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Thermal shrinkage reveals the feasibility of pulse-delay photocuring technique.

  • Palagummi, Sri Vikram1
  • Hong, Taeseung2
  • Jiang, Li3
  • Chiang, Martin Y M4
  • 1 Biosystems and Biomaterials Division, National Institute of Standards and Technology, Gaithersburg, MD, USA.
  • 2 Biosystems and Biomaterials Division, National Institute of Standards and Technology, Gaithersburg, MD, USA; Department of Materials Science and Engineering, Pukyong National University, Busan, Republic of Korea. , (North Korea)
  • 3 Department of General Dentistry, West China Hospital of Stomatology, Sichuan University, Chengdu, China. Electronic address: [email protected] , (China)
  • 4 Biosystems and Biomaterials Division, National Institute of Standards and Technology, Gaithersburg, MD, USA. Electronic address: [email protected]
Published Article
Dental materials : official publication of the Academy of Dental Materials
Publication Date
Dec 01, 2021
DOI: 10.1016/
PMID: 34607708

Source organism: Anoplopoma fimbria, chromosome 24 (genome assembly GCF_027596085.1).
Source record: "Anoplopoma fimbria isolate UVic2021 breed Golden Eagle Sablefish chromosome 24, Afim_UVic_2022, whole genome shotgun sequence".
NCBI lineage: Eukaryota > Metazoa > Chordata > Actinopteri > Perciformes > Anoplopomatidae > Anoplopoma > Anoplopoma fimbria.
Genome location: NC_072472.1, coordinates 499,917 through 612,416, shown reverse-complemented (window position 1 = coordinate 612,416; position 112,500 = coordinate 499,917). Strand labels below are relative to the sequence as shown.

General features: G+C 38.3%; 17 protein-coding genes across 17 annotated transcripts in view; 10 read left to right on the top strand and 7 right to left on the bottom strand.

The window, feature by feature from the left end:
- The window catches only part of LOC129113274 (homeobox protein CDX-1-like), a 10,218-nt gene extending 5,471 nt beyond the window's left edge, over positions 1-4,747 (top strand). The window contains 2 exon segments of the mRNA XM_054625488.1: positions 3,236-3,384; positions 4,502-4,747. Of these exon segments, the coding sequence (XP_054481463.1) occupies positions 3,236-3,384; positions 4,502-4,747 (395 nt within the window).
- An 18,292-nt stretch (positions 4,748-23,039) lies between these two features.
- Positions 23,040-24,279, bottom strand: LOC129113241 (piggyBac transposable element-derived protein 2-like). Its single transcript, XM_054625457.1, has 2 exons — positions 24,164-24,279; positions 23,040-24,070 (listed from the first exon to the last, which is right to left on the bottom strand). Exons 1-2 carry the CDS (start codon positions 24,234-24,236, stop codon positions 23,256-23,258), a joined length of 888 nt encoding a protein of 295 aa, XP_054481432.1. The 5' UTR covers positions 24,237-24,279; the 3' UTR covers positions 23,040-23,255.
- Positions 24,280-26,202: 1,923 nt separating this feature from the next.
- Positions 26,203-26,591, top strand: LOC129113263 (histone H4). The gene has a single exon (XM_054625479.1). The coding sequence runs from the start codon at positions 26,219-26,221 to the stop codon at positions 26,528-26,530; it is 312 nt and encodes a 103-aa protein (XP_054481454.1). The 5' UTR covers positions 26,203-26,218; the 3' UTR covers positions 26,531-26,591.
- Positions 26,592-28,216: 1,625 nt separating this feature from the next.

To resolve the feasibility of the pulse-delay photocuring technique as a clinical strategy for reducing the detrimental polymerization stress induced in dental composites during the photocuring process. Model dental composites with high and low-filler contents were cured with the pulse-delay photocuring technique using different combinations of photocuring variables (irradiance, exposure time, and delay time). Irradiance used ranged from 0.1W/cm2 to 4W/cm2. The exposure time of the first pulse varied from 0.2s to 27.2s and the delay times ranged from 10s to 120s. The radiant exposure was varied from 4J/cm2 to 20J/cm2. A cantilever-beam based instrument (NIST Standards Reference Instrument 6005) was used to implement the photocuring technique for the measurement of the polymerization properties (the degree of monomer conversion, polymerization stress induced due to shrinkage, and temperature change due to the reaction exotherm and curing light absorbance) simultaneously in real-time. These properties were compared with those obtained using the conventional photocuring technique (i.e., using a constant irradiance for a fixed exposure time, a uniform exposure). There exists a minimum radiant exposure, such that a reduction in the polymerization stress can be achieved without sacrificing the degree of monomer conversion by using the pulse-delay over the conventional photocuring technique. More specifically, stress reductions of up to 19% and 32% was observed with the pulse-delay when compared with the conventional photocuring technique at an irradiance of 0.5W/cm2 and 4W/cm2, respectively. The reduction occurred when the exposure time of the first pulse was greater than, but closer to, the gelation time (i.e., lower than the vitrification time) of the composite, regardless of the delay time used. Lower thermal shrinkage (contraction) during the post-curing time, rather than the stress relaxation during the delay time or lower degree of monomer conversion as claimed in the literature, is the cause of the reduction in the polymerization stress. The study clarifies a long-standing confusion and controversy on the applicability of the pulse-delay photocuring technique for reducing the polymerization stress and promotes its potential clinical success for dental restorative composites. Published by Elsevier Inc.

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